This reversal was only brought about by the huge public outcry and the scrutiny this brought. On Wednesday 11th July 2,500 dairy farmers from across the country descended on the capital to protest the series of cuts made to the farmgate milk price. I spoke to many farmers who had come up to London from Devon who were devastated and quite simply not getting enough money to pay their bills.

On Monday 16th July I chaired a meeting of the 1922 Backbench Environment Policy Committee in Westminster Hall between Backbench Conservative MPs and Meurig Raymond, Deputy President of the NFU and Jim Begg, Director General of Dairy UK, the trade association representing the dairy supply chain. We were joined by Julie Girling MEP, who has recently taken on the role of Conservative Spokesperson on Agricultural in the European Parliament, a job I know she will excel in.

At one point we had 25 Conservative MPs in one room, so many in fact that we had to relocate to a larger venue. I believe that this is a testament to the strength of feeling amongst Members of Parliament over this threat to our dairy farmers and it also shows our resolve to find a solution.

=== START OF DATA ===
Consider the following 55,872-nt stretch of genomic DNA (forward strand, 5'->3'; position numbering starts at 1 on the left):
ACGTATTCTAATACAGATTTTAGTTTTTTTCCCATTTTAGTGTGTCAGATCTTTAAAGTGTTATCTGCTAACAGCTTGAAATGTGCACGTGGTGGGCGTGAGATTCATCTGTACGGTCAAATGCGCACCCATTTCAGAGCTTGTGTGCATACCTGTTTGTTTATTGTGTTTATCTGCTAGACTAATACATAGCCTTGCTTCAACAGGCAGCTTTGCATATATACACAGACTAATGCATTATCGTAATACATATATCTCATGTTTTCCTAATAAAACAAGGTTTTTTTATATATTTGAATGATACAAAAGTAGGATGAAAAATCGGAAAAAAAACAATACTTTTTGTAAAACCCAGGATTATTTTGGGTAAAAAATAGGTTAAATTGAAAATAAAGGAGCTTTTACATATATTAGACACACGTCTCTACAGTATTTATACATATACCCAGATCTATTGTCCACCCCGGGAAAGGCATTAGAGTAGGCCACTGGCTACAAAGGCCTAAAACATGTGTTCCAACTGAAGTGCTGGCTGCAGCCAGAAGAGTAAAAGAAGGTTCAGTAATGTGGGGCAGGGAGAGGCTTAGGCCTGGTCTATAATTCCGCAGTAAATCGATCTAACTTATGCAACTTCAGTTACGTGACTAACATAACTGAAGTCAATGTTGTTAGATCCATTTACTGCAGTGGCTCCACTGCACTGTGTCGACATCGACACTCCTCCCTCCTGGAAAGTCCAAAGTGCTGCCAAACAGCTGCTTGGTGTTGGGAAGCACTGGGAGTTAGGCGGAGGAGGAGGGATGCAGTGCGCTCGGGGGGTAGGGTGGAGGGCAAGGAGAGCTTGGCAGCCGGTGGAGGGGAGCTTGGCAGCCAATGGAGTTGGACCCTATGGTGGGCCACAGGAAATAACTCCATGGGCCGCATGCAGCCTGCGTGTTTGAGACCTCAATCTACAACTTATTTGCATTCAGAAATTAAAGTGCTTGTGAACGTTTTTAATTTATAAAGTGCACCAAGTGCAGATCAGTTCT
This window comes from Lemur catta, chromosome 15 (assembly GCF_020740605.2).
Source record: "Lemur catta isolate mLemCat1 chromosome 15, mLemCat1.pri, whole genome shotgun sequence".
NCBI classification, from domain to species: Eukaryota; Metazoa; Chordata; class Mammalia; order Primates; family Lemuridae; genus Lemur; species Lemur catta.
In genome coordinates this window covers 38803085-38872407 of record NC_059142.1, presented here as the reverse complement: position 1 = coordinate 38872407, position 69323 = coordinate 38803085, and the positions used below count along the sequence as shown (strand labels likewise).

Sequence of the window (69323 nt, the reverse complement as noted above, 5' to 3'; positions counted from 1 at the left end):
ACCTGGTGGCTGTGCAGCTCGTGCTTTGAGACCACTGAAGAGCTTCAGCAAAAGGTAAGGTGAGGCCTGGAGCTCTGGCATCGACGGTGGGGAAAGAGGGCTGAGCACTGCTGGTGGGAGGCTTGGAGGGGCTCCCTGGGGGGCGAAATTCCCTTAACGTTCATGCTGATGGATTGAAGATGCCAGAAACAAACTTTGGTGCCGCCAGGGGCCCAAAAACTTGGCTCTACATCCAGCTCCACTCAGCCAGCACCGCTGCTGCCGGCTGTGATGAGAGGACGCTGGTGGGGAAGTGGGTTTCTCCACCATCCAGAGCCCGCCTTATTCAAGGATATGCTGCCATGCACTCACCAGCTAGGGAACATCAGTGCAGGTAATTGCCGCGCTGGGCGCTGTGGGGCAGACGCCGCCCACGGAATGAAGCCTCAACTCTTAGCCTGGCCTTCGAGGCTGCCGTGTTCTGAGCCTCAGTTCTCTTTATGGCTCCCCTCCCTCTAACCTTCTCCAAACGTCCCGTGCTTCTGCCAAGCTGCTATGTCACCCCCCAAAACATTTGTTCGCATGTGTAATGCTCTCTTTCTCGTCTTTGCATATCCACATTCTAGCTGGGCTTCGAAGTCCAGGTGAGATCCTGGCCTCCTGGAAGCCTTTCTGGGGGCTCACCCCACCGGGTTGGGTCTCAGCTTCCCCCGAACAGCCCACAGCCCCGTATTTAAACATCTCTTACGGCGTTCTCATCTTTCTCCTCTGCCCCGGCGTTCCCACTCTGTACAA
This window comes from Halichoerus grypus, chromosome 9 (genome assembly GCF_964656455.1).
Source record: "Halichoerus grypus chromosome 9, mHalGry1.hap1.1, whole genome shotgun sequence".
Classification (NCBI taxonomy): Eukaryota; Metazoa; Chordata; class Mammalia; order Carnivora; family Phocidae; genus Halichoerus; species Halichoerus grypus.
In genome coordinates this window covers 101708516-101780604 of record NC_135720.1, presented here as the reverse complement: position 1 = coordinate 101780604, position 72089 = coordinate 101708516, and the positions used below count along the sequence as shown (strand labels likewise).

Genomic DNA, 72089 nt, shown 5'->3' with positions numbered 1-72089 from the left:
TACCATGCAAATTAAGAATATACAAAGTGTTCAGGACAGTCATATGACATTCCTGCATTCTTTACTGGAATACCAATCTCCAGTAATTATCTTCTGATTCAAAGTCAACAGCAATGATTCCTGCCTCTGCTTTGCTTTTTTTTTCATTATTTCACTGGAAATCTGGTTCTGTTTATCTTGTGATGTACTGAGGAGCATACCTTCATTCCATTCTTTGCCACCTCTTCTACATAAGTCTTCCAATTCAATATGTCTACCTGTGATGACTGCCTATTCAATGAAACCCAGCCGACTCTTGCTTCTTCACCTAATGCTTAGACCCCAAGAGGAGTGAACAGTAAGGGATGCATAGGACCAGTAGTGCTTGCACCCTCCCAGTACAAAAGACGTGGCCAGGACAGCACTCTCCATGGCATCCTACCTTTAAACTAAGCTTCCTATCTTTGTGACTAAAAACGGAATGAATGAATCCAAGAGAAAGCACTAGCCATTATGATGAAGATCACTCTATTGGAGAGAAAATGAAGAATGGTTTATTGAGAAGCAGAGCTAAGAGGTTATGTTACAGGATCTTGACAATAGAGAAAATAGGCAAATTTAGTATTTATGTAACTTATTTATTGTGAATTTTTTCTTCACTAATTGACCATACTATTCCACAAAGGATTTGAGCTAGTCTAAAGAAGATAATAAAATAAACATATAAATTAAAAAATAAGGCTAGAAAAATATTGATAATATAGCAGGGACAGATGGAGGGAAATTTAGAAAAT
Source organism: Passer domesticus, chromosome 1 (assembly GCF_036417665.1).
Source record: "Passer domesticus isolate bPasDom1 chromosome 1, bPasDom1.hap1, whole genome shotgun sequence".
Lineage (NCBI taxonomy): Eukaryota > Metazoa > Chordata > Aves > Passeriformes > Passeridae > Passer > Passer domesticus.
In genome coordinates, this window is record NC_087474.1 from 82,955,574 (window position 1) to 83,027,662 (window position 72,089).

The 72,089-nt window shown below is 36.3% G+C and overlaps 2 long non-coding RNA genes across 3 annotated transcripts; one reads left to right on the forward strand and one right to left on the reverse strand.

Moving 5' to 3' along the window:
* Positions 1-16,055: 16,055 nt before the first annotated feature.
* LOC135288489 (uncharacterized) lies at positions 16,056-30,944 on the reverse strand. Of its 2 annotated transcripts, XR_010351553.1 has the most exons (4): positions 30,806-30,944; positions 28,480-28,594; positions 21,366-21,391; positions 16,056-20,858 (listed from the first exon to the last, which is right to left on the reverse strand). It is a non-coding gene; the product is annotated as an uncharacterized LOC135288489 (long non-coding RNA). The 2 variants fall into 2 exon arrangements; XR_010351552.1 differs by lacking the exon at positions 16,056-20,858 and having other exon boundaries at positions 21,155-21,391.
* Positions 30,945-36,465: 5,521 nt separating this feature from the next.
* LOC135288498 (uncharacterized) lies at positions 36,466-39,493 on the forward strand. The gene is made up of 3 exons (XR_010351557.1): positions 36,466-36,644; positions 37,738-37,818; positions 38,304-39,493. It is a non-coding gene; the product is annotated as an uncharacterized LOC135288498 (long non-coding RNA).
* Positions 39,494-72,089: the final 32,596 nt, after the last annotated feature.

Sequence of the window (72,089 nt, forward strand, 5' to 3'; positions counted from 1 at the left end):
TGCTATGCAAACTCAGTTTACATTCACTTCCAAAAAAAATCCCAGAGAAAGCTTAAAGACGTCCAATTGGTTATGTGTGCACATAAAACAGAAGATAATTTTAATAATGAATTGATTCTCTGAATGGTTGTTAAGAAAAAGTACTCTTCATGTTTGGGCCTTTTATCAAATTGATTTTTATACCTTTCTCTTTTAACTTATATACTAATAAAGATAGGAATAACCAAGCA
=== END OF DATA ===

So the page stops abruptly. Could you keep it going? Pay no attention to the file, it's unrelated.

However, despite this frustration there was a recognition that many of the problems experienced in the dairy industry comes from our position in what is now an international market place.

Milk prices across the globe are at an all time low. Since November last year milk prices have fallen in France from 33 cents to 29 cents and in Germany it has fallen from 37 cents to 30 cents. In this same time period milk prices in the United States have gone down 23 percent.

The global market will pick up again but price volatility in the global market is a constant that we must adapt to. That means making farming and the dairy industry more competitive through cutting regulation and reforming the Common Agricultural Policy.

The independent Task Force on Farming Regulation commissioned by the Government to look into ways to remove costly paperwork has made several recommendations to slash redtape, many of which are now being implemented. However, the Government must go further. In the seven months following the publication of the Task Force’s report Defra revoked 39 statutory instruments but introduced a further 41.